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United States Department of Agriculture

Agricultural Research Service

Research Project: ALTERNATIVE INTERVENTION AND CONTROL STRATEGIES FOR FOODBORNE PATHOGENS IN POULTRY AND POULTRY PRODUCTS

Location: Poultry Production and Products Safety Research

Title: Growth performance of fast growing broilers reared under different types of production systems with outdoor access: Implications for organic and alternative production systems

Authors
item Moyle, J -
item Arsi, K -
item Woo-Ming, A -
item Arambel, H -
item Fanatico, A -
item Blore, P -
item Clark, F -
item Donoghue, D -
item Donoghue, Ann

Submitted to: Journal of Applied Poultry Research
Publication Type: Peer Reviewed Journal
Publication Acceptance Date: January 15, 2014
Publication Date: June 1, 2014
Citation: Moyle, J.R., Arsi, K., Woo-Ming, A., Arambel, H., Fanatico, A.C., Blore, P., Clark, F.D., Donoghue, D.J., Donoghue, A.M. 2014. Growth performance of fast growing broilers reared under different types of production systems with outdoor access: Implications for organic and alternative production systems. Journal of Applied Poultry Research. 23:212-220.

Interpretive Summary: Outdoor access is an important part of organic and free range poultry production, yet there is limited information on the impact of various housing and production systems on growth performance and colonization of foodborne pathogens. Therefore, the primary purpose of this study was to evaluate the influence of different housing systems, particularly fixed versus small portable houses, with and without outdoors access to pasture on seasonal growth performance, leg quality and presence of bacterial foodborne pathogens. This study used fast growing broilers, as many small producers use commercial broilers due to their carcass conformation and high breast yield compared to slow-growing hybrids or standard heritage breeds. Although there is interest in alternative genetics because they may be more adapted to outdoor production, they require longer growing periods, with accompanying labor and cost. A pasture containing a mixture of forages was used to simulate the conditions common for small farms in the local region. There were four treatment groups: 1) small portable hoop houses with access to pasture, 2) small portable hoop houses without access to pasture, 3) a fixed house with access to the outdoors, and 4) a fixed house without access to the outdoors. This study was repeated at different times of the year to determine if there was a seasonal effect on the consumption of pasture and carcass quality. Overall, raising birds in hoop houses resulted in reduced growth rate compared to birds that were raised in the fixed house. None of the production systems altered growth rate, bone strength or feed conversion. Foodborne pathogens commonly associated with poultry were not found in any of the environments tested. Seasonal production was an issue in the small hoop house birds as extreme heat in the summer resulted in early termination of that trial. Expanding on forage choice in pastures and customizing hoop houses to deal with weather fluctuations especially in regions where extreme heat may impact production are important considerations for these systems.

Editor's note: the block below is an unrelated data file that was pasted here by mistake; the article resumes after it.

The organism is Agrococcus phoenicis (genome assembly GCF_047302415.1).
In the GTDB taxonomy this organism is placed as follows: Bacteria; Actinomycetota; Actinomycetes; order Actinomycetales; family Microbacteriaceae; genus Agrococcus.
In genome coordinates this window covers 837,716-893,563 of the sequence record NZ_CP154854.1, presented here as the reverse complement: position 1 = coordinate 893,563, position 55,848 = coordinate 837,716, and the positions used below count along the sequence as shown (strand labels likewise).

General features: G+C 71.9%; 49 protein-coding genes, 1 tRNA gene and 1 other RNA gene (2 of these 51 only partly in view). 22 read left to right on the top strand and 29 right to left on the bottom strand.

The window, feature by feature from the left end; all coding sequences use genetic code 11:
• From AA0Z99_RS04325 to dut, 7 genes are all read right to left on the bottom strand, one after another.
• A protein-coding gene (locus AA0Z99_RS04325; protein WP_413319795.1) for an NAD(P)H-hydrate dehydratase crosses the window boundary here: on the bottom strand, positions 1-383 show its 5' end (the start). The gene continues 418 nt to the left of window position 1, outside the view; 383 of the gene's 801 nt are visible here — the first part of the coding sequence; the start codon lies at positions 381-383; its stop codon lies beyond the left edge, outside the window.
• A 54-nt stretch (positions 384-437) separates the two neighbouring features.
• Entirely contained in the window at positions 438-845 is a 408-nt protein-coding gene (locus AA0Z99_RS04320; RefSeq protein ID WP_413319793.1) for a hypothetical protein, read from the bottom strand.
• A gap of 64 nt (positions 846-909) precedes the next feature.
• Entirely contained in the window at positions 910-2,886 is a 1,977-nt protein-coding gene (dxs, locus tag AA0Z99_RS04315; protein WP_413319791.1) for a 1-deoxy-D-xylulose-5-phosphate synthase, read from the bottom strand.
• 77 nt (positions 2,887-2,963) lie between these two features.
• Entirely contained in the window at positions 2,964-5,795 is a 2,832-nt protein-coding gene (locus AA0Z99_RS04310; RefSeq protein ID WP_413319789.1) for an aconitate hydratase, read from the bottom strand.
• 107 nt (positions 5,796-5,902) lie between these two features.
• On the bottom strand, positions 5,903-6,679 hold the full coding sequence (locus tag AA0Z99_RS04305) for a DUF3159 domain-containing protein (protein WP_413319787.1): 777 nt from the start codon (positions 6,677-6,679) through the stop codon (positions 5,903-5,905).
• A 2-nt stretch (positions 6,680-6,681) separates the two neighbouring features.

Technical Abstract: Outdoor access is an important part of organic and free range poultry production, yet there is limited information on the impact of various housing and production systems on growth performance and colonization of foodborne pathogens. Therefore, the primary purpose of this study was to evaluate the influence of different housing systems, particularly fixed versus small portable houses, with and without outdoors access to pasture on seasonal growth performance, leg quality and presence of bacterial foodborne pathogens. This study used fast growing broilers, as many small producers use commercial broilers due to their carcass conformation and high breast yield compared to slow-growing hybrids or standard heritage breeds. Although there is interest in alternative genetics because they may be more adapted to outdoor production, they require longer growing periods, with accompanying labor and cost. A pasture containing a mixture of forages was used to simulate the conditions common for small farms in the local region. There were four treatment groups: 1) small portable hoop houses with access to pasture, 2) small portable hoop houses without access to pasture, 3) a fixed house with access to the outdoors, and 4) a fixed house without access to the outdoors. This study was repeated at different times of the year to determine if there was a seasonal effect on the consumption of pasture and carcass quality. Overall, raising birds in hoop houses resulted in reduced growth rate compared to birds that were raised in the fixed house. None of the production systems altered growth rate, bone strength or feed conversion. Foodborne pathogens commonly associated with poultry were not found in any of the environments tested. Seasonal production was an issue in the small hoop house birds as extreme heat in the summer resulted in early termination of that trial. Expanding on forage choice in pastures and customizing hoop houses to deal with weather fluctuations especially in regions where extreme heat may impact production are important considerations for these systems.

Last Modified: 12/22/2014
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